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It’s competitive out there on The Glory Road

By Anita Garner

This publicity photo was taken in the early 1950’s as religion was becoming entertainment. Not all of these instruments belonged to our family’s basic traveling unit.  Some did, but others were added at different stops as musician friends joined us all over the South.

As we toured, we performed on the radio, in churches, in auditoriums, in theaters and under revival tents and as The Joneses’ popularity grew, the same thing was happening with other musical evangelists.

We’d roll into town and someone would show us the publicity flier from the last evangelist who came through. Disc jockeys at radio stations told us who played and what they sang and how they were received.

Mother was in charge of our publicity.  She handled it in an amazingly efficient way from the front seat of our big old sedan.  Occasionally we updated our photos, which were turned into wood cuts she mailed ahead for printing purposes.  She designed our fliers in advance of appearances, then as soon as we arrived in town, she talked with sponsoring organizations about whatever changes were required.

As I’m organizing photos from those years, I happened on this one, used for promotional ads in newspapers, and in programs and fliers and storefront posters.  See that picture on the easel on the right? That’s a chalk drawing done by Mother during the course of an event.  Yes, that was considered a legitimate attraction and several other evangelists did the same.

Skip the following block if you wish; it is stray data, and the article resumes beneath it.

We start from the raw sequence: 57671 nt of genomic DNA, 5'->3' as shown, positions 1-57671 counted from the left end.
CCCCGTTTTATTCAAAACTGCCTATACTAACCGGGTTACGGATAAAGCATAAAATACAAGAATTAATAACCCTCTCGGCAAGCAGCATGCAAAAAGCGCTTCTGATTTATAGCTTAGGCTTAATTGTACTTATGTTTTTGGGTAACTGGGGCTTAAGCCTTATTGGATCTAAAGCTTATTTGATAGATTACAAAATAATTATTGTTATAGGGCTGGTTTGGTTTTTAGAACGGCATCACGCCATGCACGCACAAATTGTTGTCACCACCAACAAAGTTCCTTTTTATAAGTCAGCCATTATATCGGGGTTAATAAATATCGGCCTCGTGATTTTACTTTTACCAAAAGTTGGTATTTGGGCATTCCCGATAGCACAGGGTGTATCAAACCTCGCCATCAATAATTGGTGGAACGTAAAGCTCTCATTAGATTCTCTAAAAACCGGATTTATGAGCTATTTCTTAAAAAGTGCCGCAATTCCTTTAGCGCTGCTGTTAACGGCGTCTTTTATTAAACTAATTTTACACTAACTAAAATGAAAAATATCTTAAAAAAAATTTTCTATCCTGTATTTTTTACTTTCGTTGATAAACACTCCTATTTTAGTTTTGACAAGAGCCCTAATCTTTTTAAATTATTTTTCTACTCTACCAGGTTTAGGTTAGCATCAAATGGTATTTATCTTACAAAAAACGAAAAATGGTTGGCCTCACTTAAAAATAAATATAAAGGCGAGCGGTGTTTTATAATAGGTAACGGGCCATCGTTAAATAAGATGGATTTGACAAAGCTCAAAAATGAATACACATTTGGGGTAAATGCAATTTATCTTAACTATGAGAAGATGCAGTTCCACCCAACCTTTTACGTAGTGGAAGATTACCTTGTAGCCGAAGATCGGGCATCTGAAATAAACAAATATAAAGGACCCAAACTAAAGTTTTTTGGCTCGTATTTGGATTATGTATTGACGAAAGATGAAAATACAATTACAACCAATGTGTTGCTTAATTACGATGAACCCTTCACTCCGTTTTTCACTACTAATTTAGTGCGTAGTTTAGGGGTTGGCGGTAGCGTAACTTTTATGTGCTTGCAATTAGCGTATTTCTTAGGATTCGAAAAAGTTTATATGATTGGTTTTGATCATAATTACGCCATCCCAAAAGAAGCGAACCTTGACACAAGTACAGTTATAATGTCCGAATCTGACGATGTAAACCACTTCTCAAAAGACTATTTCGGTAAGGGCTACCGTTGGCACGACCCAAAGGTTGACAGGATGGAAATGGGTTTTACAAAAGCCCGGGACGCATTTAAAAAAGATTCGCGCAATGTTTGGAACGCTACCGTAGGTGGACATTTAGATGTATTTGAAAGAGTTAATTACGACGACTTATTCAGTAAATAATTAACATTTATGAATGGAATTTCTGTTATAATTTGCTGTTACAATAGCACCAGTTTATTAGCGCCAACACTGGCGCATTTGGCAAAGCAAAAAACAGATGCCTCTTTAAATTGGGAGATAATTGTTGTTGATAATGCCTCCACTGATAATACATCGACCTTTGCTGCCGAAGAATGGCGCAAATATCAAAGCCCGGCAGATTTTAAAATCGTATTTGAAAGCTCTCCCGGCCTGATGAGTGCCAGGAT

An announcer would say, not only is Sister Fern about to sing for you, but she will also put a blank canvas right up there on that easel, where she’ll create one of her unusual chalk drawings while you watch.  Music would play.  Those who’d  seen this performance before reached for their billfolds and purses.  The drawing would be auctioned to the highest bidder and  proceeds would go back into the community, into the hands of whomever booked us there.

I haven’t seen one of her creations for years now, but perhaps some of them still exist in homes somewhere along Route 66.

 

 

 

Our big surprise on The Glory Road

By Anita Garner

Nita Faye Jones in the early 50’s.

We were in the Arkansas piney woods near Narrows Dam, which had just been built to harness the Little Missouri and Ouachita Rivers, creating Lake Greeson.  There were all kinds of fish for Daddy and Leslie Ray, pimento cheese on white bread and longneck bottles of Pepsi for Mother and me.

Daddy had been trying to convince Mother to settle down in a small town where he would pastor a church and tend his flock, but it was her calling we followed for years, performing, traveling the Deep South, singing, packing up instruments, moving on and doing it all over again.

One morning on the way to Hot Springs, Daddy said we were only visiting the Singing today because Mother had a new song she’d written and by tonight we’d return to our new house.

A few months back we’d moved into the parsonage where in the vacant lot between the house and the church our lives changed.  A freshly planted garden grew alongside Leslie Ray’s rabbit pens and pigeon cages.  We had a chicken coop and a giant weeping willow tree with branches fluttering almost to the ground, creating a cozy space I claimed as a playhouse.

A few steps from these homey installations in no more than a minute we could be at church, then turn around and go the other way and walk to school.  Such convenience was previously unknown, and this was clearly how we were meant to live. Not in a car.

Our town was country all the way from the outer edge where a road led to a creek and back in the other direction to the cluster of buildings around Courthouse Square.  It was nothing like the bustle of Texarkana where we kept an apartment as headquarters while we traveled.

Soon it was apparent our settling down might have something to do with Mother’s changing wardrobe.  Instead of the slinky jersey dresses with the sweetheart necklines, she was sewing cotton tops with an abundance of fabric in the front.

Here’s what you don’t see in the picture up there – the real reason we stopped touring for a while.  We got us a baby who also seemed to enjoy life among the pines.